Senate Passes Controversial $662B Defense Bill
Would allow US citizens suspected of terrorism to be held without trial
By Mary Papenfuss,  Newser User
Posted Dec 2, 2011 12:02 AM CST
Updated Dec 2, 2011 4:09 AM CST
Senate Majority Leader Harry Reid answers reporters' questions about the defense bill after the weekly Senate Democratic policy luncheon earlier this week.   (Getty Images)
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(Newser) – The Senate last night overwhelmingly passed a massive $662 billion defense bill that calls for crippling sanctions against Iran, requires the military to hold suspected terrorists—even those busted on US soil—and would allow detention of American citizens suspected of terrorism indefinitely without trial. The White House has threatened to veto the bill because of the ramp-up in the military role in handling terrorists. "Applying this military custody requirement to individuals inside the US would raise serious legal questions, and would be inconsistent with the fundamental American principle that our military does not patrol our streets," the White House said in a statement. The bill would require military custody of suspects linked to al-Qaeda or its affiliates and involved in an attack or a plot against the US. American citizens would be exempt.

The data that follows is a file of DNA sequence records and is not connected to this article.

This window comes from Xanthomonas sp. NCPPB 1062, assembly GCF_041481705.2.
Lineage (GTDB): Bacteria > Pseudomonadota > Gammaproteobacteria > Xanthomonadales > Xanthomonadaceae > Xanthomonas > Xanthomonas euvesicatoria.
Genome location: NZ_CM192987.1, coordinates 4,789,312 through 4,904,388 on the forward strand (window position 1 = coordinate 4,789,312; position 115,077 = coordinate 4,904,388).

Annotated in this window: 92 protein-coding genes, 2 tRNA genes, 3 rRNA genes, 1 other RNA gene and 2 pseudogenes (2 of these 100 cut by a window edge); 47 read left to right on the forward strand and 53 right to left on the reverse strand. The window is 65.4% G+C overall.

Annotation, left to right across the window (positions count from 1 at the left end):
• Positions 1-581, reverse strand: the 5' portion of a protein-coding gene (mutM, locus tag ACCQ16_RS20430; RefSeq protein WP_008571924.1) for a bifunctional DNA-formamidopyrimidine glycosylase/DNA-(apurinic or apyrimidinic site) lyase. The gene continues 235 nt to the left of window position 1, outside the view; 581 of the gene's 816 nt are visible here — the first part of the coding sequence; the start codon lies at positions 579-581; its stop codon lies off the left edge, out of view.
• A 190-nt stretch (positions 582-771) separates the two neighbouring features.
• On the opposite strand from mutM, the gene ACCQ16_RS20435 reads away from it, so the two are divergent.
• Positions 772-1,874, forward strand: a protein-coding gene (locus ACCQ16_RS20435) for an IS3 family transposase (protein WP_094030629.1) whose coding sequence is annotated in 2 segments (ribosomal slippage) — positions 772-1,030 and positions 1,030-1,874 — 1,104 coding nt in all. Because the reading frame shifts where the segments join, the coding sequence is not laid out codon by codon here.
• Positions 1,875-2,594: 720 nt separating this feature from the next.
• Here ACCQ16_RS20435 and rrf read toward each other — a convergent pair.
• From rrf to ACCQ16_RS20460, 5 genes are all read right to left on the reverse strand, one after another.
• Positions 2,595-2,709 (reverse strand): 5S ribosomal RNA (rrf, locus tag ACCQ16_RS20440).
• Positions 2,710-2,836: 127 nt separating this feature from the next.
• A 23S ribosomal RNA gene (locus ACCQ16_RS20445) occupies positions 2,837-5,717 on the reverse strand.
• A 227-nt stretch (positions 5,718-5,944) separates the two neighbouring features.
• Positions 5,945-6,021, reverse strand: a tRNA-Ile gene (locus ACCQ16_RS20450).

But the legislation also would allow authorities to deny suspected terrorists, even citizens seized in the US, the right to trial and subject them to indefinite detention, reports AP. The provision infuriates civil rights groups. "Since the bill puts military detention authority on steroids and makes it permanent, American citizens are at greater risk of being locked away by the military without charge or trial if this bill becomes law," said the senior legislative counsel for the ACLU. The 93-7 vote backed military expenditures $27 billion less than what President Obama requested and $43 billion less than last year. The Senate's version must still be reconciled with the House-passed measure. In other action yesterday, Senate Republicans rejected renewing a temporary cut in payroll taxes, even though both parties have promised to reach a compromise on a tax break before they recess for the holidays.
 

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